From Thumper@VERT/THEWASTE to All on Fri Jul 13 14:50:05 2018
The Armalite Rifle was designed primarily in hopes of getting a military contract - so was the Colt Peacemaker (Single Action Army), the Winchester lever-actions, the Remington rolling blocks, the Trapdoor Springfield, the
M1 Garand, the 03 Springfield, etc.
Whether a gun is a “military style” depends on the furniture and
attachments, and is really a subjective matter. Mostly you’re just talking about semantics, but semantics can be important. The key question is the definition of a “military style.” By definition, an “assault rifle” is
“select fire” meaning it can fire semi-auto or full-auto (machine gun)
mode. The AR15, civilian version of the M16, fires only in semi-auto, so it does not meet the definition of an “assault rifle.”
The AR15 was designed and built specifically for sale to the civilian
public - and is the most popular rifle in the country today. Yes, its roots
are in a military design, just as the roots of the vast majority of other
guns lie in military designs. If a gun company wants to be a huge success
right out of the gate, they want a big military contract. But having roots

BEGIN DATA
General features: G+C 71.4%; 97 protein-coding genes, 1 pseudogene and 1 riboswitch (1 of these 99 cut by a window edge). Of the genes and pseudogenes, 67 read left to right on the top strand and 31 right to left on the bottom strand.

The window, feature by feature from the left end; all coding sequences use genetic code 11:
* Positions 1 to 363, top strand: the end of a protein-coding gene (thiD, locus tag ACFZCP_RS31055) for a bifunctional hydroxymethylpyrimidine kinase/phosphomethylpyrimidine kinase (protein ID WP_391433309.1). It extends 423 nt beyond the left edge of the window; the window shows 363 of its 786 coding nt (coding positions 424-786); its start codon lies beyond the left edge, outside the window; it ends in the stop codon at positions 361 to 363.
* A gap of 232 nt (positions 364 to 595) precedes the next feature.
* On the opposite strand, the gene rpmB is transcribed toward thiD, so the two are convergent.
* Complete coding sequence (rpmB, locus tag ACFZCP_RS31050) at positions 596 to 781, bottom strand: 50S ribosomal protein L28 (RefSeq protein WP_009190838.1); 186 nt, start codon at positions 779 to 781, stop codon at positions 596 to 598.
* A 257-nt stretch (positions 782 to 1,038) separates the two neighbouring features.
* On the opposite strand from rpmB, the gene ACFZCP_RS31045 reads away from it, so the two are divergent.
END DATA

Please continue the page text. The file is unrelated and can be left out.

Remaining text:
in a military design does not make a gun a military gun.
Can an AR15 be a “military-style” weapon? Sure, if that’s what the owner is shooting for. (See what I did there?) Would you call a Ruger Mini-14 a “military style” gun? It takes some design features from the Garand and
M14, but it was built for civilian use. Same with the AR-platform guns. I
can set one up to be a single-shot tack-driver, or dress it up in military- looking hardware to simulate the look of an M16 or M4. In fact many of the civilian improvements and accouterments have been subsequently adopted by
some in the military. Would that mean that Special forces are using
“civilian style” guns?
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